Instrumental music. – The French lutenists, disciples of the Italians Francesco da Milano and Alberto Rippe, first contented themselves with transcribing dances and vocal songs for lute. Guillaume Morlay, Varlet and then JB Bésard and Antoine Francisque published many of these transcriptions and some original pieces in their tablature: fantasies, preludes, branles, gagliarde, vaults, pavane, etc. The great lute school flourished in France between 1620 and 1680, and its production is characterized, as already in the court arias, by an elegiac, dreamy and melancholic sentiment. Except for some lively dance, the tablature of the century. XVII contain above all slow and grave preludes (without established measure and with unstable rhythms), tombeaux (funeral pieces), sarabandas, etc., already free from Italian dominion. The most famous French lutenists were the two Gautier, Pinel, Charles Mouton, Mésangeau; some of them also had fame abroad and Jacques Gautier settled in England. A little later, and especially during the first years of the reign of Louis XIV, the guitar was in vogue, in which De Visé and Ph. E. Lesage de Richée were highlighted.

Also for the organ and the harpsichord the French masters limited themselves at first to making transcriptions of polyphonic works, adorning them with flourishes; but in the sec. XVI there is a rapid development, above all for the perfection reached in the manufacture of the organs. The first great French organist is Jean Titelouze, born in Saint-Omer in 1563, organist of the cathedral of Rouen. His works are especially interesting for a very modern sense of modulation and for the nobility of sentiment. His successors were mostly inferior to him and cannot be compared with the great contemporary German and Italian masters. Worthy of mention are: Nicolas Boyvin, organist in Rouen from 1674 to 1706; France Roberday, Nicolas Gigault, both masters of Lulli; Antoine le Bègue (1630-1702), M. De la Barre, Buterne, G. Nivers, France Marchand, France Dandrieu, the latter known above all as harpsichordists. The harpsichord school only began around 1630, long after the English and Italian schools; in the sec. XVIII distinguished Louis Couperin, who still feels the influence of the lute style, but already highlights some particular possibilities of the instrument, and André Champion de Chambonnières (1602-1672), great virtuoso, creator of the French style of harpsichord, who contributes to the creation of theFrench suite, with four different dances: allemanda, current, sarabanda and giga. It remains to remember the music composed by the violinists of the great string orchestra so-called “dei Ventiquattro”.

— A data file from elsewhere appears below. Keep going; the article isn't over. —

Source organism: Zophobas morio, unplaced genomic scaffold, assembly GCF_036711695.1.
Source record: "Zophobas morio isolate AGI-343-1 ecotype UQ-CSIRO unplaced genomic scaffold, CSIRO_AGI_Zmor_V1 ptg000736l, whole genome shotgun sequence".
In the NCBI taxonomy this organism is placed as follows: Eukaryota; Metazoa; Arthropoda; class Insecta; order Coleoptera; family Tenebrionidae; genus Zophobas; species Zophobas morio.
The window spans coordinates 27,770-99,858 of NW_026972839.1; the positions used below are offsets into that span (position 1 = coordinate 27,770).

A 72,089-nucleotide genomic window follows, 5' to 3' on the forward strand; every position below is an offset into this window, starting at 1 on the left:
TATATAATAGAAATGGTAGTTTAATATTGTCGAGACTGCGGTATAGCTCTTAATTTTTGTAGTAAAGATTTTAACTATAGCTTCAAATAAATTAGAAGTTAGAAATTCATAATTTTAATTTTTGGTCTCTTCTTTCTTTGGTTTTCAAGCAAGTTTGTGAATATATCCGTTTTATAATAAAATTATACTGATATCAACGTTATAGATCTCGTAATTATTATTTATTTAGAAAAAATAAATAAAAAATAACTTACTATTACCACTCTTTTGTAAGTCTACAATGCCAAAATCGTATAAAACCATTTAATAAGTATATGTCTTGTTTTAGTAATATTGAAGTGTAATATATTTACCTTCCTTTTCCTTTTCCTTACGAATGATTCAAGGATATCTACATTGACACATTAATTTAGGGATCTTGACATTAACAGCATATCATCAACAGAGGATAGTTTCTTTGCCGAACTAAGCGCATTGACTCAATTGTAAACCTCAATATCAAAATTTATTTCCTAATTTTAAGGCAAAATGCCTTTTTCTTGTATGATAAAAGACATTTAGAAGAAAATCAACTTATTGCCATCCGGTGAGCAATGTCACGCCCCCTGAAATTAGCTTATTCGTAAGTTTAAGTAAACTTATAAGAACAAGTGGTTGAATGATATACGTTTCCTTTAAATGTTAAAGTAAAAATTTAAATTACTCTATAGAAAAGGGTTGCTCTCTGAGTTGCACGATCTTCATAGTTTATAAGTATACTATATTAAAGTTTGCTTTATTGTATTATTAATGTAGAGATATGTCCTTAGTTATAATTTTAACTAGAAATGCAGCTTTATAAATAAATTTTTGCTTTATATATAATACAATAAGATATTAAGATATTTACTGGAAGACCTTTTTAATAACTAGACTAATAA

Very little remains of the music performed in the feasts of the century. XVI from violins and wind instruments, but the danceries of Claude Gervaise, the Fantasie a quattro by France Du Caurroy and Claude le Jeune allow us to get an idea of ​​this somewhat decorative art. During the sec. XVII the orchestra of the Violons du roi includes valuable musicians, including Guillaume Dumanoir and Mazuel. Their dances, with a rather clumsy writing, and an irregular rhythm (which also informs the melody of itself) constitute an original genre typical of France, also appreciated in England and Germany, where French violinists such as Bocan and Louis Grabus were successful. The instrumental style of the Ventiquattro precedes the style of Lulli, in whose work all French music of the second half of the century is summarized. XVII.

France Music From 15th to 17th Century

France Music During The Middle Ages

France Music During The Middle Ages

Secular music. – According to ethnicityology.com, the liveliest splendor of French music occurred in the Middle Ages together with the flourishing of sculpture and architecture in the century. XII and in the XIII. Already in the century. X music was in great honor in monasteries and churches: main centers, S. Martial of Limoges, Rouen, Saint-Denis, Soissons, Paris and Reims, where Gerbert (later Pope Sylvester II), rector of that famous Schola, towards the 980 was concerned with perfecting the organs: among his disciples was King Robert the Pious. Baudry of Dol was also involved in the construction of the organs; in the abbey of Fécamp the abbot William of Dijon established the first brotherhood of jongleurs, who played during the officiating of the monks; also in Fécamp began the practice of a new species of organum, in which, having abandoned the crosstalk, one of the voices played long vocalizations while the other (often entrusted to the organ) played the tenor part in long notes. The notation of Gregorian chants (perhaps under the influence of the Parisian school) became more precise through the adoption of the staff; reform that had ardent propagator Guido d’Arezzo (v.). Other advances were made in the century. XI.